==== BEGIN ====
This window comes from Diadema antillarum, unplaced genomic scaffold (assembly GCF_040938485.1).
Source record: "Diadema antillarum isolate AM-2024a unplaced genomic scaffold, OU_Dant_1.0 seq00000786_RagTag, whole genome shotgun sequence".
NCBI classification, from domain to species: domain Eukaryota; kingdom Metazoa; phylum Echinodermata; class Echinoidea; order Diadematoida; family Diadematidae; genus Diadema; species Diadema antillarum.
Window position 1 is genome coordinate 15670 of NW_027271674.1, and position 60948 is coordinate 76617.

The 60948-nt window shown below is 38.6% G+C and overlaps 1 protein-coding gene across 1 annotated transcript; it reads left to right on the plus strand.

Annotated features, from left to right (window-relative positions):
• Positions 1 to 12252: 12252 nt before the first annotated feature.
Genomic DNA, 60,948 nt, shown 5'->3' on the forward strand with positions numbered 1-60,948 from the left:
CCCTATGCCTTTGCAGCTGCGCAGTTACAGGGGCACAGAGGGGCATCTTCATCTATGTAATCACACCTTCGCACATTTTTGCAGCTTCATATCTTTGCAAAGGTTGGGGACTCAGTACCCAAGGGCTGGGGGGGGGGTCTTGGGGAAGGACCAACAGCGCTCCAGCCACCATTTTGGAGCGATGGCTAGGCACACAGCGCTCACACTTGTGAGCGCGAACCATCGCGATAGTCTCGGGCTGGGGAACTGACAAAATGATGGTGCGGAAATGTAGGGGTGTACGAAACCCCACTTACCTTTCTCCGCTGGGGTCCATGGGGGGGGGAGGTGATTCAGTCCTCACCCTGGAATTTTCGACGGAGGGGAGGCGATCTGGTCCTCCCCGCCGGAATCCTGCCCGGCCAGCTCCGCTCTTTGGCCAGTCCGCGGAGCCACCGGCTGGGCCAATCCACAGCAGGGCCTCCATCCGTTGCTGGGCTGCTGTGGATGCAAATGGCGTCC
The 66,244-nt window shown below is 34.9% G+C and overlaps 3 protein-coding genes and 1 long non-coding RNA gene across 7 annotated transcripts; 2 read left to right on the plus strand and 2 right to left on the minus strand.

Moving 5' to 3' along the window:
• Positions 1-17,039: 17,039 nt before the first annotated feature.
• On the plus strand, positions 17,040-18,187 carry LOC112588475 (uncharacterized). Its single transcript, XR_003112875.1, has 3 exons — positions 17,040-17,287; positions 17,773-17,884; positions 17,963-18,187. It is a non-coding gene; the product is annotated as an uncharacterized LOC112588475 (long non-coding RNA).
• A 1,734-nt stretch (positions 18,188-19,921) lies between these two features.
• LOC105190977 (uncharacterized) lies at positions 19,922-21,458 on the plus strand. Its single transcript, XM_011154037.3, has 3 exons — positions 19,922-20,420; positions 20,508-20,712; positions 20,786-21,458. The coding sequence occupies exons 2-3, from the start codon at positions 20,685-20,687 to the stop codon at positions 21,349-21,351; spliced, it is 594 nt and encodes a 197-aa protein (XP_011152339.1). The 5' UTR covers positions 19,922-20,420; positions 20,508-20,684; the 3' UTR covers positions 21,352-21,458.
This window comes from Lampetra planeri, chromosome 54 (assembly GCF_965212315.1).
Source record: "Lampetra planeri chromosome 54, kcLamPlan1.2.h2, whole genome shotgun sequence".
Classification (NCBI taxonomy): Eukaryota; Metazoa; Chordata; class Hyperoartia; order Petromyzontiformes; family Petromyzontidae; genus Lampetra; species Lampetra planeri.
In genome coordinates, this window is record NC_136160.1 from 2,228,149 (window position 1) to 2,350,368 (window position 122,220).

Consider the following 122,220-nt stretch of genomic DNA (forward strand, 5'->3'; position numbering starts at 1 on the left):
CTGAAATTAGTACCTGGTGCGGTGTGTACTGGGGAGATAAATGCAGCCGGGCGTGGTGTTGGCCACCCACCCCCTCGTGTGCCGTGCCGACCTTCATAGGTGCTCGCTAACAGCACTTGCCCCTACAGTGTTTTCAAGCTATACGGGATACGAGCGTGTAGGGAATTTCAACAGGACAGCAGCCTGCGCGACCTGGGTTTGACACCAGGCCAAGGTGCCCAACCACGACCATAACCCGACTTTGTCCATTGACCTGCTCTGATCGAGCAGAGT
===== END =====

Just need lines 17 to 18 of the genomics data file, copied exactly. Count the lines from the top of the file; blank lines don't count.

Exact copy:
Source record: "Lampetra planeri chromosome 54, kcLamPlan1.2.h2, whole genome shotgun sequence".
Classification (NCBI taxonomy): Eukaryota; Metazoa; Chordata; class Hyperoartia; order Petromyzontiformes; family Petromyzontidae; genus Lampetra; species Lampetra planeri.